North American Range
A large anglewing of temperate, deciduous woodlands, its common name reflects the silver punctuation mark on the ventral hindwing. They are migrants with large flights along the coast and a more diffuse spring migration northward. Some individuals can overwinter in north.
Adults bask in the morning. Adults feed at decaying fruit, sap, carrion, mud, sap and sometimes nectar. Males very territorial and will chase after moving objects.
The largest anglewing. Forewing hooked; upperside is red-orange with black spots. Upperside hindwing of summer form is mostly black with a short tail; winter form has much orange and a longer, violet-tipped tail. Underside is light brown; hindwing with silver question mark in center.
Two generations each year, a summer form flies from late June through August and a winter form flies in September and October. Most Winter form individuals apparently migrate south, but some overwinter. Extreme dates: 2 May 2004 in Grand Isle (D. Hoag) and 22 October 2007 in Dummerston (K. Hemeon).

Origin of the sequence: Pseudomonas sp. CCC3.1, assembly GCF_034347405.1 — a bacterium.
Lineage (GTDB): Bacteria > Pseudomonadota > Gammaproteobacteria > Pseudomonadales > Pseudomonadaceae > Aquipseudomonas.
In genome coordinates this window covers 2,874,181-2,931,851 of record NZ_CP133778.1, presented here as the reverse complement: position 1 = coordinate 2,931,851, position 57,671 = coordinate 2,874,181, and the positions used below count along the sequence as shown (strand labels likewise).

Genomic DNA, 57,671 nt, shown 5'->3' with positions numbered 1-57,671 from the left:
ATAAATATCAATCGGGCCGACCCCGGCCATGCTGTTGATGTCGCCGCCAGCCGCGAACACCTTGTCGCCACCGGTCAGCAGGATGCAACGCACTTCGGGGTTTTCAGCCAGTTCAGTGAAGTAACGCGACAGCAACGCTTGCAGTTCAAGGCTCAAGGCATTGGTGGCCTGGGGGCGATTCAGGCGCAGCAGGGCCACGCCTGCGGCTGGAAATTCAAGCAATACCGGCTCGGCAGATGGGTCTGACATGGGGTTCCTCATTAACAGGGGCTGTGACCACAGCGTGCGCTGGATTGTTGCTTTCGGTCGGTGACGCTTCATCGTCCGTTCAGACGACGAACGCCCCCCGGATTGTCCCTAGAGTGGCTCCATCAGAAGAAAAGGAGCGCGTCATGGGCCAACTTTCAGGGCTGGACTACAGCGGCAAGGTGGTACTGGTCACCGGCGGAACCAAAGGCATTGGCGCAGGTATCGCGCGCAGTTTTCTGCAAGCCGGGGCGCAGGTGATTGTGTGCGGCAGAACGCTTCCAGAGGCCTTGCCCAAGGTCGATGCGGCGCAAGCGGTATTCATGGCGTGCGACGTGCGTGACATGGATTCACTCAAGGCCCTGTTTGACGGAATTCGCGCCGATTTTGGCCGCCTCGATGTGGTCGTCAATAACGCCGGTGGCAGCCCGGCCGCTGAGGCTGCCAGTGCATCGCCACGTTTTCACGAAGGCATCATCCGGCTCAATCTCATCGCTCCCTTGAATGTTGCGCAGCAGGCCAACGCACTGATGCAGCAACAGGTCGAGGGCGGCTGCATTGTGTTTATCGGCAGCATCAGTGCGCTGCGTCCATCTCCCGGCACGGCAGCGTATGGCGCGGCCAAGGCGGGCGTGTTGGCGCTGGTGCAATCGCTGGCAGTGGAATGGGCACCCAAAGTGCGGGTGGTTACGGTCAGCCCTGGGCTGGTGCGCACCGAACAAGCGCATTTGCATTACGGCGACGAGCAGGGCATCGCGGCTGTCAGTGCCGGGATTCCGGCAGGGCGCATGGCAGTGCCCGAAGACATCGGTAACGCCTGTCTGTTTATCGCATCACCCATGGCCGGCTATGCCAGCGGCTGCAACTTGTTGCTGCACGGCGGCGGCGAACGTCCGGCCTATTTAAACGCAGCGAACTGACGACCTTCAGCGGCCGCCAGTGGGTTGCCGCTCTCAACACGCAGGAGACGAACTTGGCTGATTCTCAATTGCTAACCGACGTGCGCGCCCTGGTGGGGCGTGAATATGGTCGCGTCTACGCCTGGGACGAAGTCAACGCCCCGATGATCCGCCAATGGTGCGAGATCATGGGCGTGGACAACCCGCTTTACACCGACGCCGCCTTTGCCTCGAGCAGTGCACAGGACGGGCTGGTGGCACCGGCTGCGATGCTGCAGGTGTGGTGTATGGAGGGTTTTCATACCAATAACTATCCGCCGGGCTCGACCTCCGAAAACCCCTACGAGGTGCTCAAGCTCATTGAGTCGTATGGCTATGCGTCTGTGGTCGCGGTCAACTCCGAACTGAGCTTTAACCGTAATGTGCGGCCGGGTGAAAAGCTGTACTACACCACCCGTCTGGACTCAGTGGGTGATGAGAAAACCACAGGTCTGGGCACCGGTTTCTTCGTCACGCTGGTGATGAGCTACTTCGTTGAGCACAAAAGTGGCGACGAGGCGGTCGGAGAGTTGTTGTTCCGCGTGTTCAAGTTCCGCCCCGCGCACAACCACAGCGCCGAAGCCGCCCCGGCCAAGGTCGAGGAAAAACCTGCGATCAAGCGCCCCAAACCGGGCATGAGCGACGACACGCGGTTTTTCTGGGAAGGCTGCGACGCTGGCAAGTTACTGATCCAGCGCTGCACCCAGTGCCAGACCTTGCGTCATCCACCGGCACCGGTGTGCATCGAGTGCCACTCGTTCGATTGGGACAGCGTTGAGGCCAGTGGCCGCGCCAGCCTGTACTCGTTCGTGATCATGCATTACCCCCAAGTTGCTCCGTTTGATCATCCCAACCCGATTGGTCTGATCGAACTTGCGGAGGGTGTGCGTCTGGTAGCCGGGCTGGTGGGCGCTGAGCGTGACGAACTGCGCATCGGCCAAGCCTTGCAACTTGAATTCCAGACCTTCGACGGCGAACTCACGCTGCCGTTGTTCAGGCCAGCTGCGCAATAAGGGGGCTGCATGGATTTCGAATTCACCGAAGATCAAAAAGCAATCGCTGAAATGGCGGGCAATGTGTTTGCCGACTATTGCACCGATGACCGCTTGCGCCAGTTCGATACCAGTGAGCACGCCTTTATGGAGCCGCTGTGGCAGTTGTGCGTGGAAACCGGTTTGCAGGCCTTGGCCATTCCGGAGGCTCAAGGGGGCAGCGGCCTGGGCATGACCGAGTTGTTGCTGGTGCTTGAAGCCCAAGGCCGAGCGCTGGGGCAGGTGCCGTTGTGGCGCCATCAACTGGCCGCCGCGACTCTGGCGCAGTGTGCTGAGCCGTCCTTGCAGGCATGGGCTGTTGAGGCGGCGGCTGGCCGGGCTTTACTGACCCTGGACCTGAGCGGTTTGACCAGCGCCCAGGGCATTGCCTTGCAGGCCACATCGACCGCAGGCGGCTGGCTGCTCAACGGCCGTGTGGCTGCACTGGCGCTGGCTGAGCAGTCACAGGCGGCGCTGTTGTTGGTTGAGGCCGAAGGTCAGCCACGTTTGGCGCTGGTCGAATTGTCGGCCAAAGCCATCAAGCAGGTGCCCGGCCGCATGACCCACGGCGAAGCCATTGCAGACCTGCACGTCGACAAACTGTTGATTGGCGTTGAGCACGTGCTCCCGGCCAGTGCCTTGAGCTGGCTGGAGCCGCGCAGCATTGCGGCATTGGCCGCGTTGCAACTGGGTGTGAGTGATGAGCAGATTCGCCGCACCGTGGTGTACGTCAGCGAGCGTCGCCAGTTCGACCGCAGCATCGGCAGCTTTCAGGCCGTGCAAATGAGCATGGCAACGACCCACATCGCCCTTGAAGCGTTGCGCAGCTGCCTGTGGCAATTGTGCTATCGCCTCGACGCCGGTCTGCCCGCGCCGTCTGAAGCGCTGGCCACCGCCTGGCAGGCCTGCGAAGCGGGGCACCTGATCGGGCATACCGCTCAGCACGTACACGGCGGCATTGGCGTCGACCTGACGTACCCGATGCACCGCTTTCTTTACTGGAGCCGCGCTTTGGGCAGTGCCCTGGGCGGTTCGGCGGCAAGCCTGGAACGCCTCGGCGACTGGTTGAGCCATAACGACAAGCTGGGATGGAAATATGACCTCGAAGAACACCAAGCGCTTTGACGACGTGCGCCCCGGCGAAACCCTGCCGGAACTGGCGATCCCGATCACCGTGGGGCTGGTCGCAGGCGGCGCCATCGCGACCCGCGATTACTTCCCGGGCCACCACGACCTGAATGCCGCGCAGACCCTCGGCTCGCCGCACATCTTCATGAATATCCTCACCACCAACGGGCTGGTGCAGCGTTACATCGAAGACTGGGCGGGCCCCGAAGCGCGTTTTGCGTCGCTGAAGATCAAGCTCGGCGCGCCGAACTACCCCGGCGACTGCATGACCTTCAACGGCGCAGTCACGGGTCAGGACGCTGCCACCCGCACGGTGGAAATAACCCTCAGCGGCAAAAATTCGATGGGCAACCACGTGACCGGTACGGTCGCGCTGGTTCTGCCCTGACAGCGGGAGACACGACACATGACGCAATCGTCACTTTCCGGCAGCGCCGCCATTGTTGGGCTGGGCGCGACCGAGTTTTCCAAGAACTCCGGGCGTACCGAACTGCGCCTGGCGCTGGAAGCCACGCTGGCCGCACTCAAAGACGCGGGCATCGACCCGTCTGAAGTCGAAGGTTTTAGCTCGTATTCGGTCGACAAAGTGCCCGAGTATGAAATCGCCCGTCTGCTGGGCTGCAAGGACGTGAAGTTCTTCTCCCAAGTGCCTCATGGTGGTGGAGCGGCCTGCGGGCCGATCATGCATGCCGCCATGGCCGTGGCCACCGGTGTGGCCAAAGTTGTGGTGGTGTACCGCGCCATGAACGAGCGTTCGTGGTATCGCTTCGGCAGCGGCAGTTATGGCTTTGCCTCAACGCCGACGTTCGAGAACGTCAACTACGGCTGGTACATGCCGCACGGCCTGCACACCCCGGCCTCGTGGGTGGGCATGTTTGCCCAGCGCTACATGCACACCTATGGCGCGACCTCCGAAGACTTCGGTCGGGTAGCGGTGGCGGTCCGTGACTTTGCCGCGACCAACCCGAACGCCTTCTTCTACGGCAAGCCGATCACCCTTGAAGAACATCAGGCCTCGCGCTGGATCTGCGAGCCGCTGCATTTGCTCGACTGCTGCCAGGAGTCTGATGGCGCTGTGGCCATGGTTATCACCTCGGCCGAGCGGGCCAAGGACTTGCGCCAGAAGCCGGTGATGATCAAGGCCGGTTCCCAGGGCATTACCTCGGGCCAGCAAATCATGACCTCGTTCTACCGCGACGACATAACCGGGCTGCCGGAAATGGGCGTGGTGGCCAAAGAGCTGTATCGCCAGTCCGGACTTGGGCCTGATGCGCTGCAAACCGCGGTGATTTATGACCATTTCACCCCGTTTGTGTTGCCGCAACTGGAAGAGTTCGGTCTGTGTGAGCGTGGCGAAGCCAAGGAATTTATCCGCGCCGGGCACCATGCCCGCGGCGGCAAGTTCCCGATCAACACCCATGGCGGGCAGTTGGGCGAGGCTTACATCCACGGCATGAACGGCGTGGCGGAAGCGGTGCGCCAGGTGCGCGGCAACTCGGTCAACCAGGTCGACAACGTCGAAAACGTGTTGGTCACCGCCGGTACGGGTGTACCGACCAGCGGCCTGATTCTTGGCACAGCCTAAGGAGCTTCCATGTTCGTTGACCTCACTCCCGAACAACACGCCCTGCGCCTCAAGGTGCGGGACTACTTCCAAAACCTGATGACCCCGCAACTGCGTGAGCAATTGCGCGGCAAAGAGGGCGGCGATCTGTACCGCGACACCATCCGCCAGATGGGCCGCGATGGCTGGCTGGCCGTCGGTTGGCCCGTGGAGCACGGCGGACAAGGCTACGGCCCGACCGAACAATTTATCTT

Distribution and Habitat
During VBS reported from across the state, but more prevalent in southern areas and valleys in north were more temperate, deciduous forests occur. In Northeast Highlands, for example, only found in the Connecticut River valley. They prefer open spaces near deciduous woods such as city parks, fence rows, shorelines and forest edges. Hostplants are several species of elms (Ulmus), hackberry (Celtis) and some nettles (Urtica).